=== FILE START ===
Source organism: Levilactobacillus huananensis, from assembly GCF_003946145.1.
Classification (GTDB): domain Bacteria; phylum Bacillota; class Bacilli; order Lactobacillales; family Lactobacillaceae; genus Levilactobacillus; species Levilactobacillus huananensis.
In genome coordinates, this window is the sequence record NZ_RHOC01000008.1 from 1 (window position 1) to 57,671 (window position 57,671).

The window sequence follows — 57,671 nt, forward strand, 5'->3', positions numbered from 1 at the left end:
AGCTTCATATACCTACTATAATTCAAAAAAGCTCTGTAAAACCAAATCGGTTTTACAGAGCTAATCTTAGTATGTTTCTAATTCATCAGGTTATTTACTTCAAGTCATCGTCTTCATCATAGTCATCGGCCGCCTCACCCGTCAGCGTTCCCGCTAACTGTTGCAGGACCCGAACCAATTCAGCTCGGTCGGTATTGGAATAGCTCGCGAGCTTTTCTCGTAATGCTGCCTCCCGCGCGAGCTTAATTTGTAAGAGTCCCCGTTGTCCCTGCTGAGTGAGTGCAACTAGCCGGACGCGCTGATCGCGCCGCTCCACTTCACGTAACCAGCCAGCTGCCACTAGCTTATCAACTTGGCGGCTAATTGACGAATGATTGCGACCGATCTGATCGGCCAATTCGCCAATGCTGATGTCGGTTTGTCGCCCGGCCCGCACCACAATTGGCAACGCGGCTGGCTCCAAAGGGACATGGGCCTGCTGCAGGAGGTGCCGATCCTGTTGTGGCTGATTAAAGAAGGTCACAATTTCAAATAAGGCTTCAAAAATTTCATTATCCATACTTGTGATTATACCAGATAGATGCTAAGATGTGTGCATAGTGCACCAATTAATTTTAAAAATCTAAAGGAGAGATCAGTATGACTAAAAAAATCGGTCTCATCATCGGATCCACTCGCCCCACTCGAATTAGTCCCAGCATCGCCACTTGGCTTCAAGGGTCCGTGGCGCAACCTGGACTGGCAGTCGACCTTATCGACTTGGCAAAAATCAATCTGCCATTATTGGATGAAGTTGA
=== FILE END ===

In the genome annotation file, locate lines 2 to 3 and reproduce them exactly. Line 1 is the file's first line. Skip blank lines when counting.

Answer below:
Classification (GTDB): domain Bacteria; phylum Bacillota; class Bacilli; order Lactobacillales; family Lactobacillaceae; genus Levilactobacillus; species Levilactobacillus huananensis.
In genome coordinates, this window is the sequence record NZ_RHOC01000008.1 from 1 (window position 1) to 57,671 (window position 57,671).